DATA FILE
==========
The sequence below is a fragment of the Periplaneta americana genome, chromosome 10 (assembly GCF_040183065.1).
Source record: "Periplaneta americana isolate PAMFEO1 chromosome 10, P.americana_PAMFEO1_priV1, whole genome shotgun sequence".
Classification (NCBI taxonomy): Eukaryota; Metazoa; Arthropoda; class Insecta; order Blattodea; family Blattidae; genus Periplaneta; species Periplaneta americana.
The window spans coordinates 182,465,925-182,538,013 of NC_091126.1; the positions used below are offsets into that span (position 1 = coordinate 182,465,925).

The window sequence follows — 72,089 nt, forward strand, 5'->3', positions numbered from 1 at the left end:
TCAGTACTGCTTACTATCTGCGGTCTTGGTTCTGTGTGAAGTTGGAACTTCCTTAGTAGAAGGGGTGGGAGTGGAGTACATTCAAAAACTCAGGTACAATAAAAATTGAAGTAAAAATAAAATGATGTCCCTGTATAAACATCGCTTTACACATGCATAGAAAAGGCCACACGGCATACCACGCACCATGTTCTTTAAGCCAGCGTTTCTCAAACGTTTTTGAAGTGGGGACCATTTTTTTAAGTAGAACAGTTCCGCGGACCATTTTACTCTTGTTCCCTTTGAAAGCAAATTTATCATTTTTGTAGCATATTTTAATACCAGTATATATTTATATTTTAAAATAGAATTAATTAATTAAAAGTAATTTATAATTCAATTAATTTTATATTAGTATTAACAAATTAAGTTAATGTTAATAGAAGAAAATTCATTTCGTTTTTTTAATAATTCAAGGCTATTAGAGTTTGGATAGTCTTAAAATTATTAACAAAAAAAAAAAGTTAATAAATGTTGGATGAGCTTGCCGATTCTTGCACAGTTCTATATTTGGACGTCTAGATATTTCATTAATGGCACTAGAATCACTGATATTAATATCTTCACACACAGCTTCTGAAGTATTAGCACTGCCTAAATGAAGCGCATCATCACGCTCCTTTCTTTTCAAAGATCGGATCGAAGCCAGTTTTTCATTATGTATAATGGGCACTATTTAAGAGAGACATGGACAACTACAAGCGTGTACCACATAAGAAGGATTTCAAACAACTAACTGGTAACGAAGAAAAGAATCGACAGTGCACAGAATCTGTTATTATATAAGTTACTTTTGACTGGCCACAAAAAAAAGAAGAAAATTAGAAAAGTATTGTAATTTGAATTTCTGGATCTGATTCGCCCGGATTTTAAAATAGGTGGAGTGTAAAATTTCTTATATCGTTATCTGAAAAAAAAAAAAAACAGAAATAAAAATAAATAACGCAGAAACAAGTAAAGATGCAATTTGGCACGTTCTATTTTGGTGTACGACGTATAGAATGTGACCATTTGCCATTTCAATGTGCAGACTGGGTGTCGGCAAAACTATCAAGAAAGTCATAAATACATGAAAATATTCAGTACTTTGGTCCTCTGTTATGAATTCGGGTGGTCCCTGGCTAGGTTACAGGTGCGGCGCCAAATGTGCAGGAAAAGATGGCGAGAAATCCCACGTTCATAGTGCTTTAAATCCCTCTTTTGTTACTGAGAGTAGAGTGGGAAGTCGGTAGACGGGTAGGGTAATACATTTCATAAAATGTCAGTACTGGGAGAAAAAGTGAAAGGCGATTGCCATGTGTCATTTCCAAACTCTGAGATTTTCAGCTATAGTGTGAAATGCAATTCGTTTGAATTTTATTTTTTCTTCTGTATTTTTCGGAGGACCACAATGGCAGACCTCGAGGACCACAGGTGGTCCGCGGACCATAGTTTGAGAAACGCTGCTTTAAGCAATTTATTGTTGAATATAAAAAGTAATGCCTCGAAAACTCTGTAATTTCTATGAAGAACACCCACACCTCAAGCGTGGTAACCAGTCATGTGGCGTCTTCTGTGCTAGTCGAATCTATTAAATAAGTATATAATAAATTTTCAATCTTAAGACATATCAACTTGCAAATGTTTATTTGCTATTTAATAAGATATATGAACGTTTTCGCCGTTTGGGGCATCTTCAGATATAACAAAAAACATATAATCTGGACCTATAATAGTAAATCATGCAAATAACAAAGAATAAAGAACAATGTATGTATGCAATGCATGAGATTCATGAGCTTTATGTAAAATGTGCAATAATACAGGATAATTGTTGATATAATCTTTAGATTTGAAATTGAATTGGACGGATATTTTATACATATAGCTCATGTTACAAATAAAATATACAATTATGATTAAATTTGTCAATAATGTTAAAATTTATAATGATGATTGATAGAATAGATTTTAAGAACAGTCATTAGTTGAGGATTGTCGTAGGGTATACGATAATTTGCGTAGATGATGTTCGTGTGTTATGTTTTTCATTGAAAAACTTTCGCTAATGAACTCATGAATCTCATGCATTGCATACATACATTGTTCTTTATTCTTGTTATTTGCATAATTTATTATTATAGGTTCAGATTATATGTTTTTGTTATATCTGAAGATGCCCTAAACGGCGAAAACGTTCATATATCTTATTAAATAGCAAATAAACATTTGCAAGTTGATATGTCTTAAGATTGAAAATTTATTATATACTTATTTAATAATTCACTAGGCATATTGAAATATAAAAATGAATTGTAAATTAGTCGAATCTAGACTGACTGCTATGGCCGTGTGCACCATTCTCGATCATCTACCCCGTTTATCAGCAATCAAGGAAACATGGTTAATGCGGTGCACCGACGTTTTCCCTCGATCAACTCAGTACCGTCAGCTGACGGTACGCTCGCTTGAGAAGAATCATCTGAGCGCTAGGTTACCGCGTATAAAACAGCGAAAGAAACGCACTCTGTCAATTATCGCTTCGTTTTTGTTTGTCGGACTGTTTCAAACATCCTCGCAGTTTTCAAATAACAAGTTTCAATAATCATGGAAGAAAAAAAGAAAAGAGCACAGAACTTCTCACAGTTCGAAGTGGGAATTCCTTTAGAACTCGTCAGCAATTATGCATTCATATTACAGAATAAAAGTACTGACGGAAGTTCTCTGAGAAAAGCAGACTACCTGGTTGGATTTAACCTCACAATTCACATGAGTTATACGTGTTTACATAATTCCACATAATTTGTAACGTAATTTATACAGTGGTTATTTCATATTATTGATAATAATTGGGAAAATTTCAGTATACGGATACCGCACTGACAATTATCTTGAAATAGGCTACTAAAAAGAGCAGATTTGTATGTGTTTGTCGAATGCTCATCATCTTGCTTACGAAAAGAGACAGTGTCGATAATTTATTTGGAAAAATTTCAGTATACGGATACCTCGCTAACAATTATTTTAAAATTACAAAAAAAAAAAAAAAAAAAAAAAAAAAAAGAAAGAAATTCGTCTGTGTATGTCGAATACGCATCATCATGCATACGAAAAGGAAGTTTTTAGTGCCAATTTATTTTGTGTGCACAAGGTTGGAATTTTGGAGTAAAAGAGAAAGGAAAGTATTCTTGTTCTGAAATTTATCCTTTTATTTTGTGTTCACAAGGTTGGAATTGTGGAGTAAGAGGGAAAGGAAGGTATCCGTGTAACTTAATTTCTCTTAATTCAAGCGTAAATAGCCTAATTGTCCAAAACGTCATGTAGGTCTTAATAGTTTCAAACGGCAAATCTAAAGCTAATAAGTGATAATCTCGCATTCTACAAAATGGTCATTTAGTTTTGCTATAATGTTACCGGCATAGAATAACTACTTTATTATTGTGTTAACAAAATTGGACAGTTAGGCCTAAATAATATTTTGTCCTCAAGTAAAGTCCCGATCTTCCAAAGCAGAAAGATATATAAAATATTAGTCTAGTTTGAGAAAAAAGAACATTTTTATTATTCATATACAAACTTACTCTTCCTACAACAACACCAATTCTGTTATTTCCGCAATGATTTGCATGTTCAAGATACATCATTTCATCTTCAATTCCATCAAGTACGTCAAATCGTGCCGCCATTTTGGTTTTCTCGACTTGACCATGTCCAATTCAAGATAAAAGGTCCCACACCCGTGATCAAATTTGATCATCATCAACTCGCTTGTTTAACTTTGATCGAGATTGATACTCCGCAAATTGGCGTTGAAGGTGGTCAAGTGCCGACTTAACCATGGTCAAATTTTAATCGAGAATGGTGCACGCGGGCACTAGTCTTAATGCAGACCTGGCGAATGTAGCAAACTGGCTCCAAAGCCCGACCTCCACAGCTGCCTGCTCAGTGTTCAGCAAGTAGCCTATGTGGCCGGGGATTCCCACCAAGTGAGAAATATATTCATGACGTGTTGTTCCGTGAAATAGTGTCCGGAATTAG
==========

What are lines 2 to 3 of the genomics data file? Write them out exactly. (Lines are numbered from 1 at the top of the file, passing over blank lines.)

Source record: "Periplaneta americana isolate PAMFEO1 chromosome 10, P.americana_PAMFEO1_priV1, whole genome shotgun sequence".
Classification (NCBI taxonomy): Eukaryota; Metazoa; Arthropoda; class Insecta; order Blattodea; family Blattidae; genus Periplaneta; species Periplaneta americana.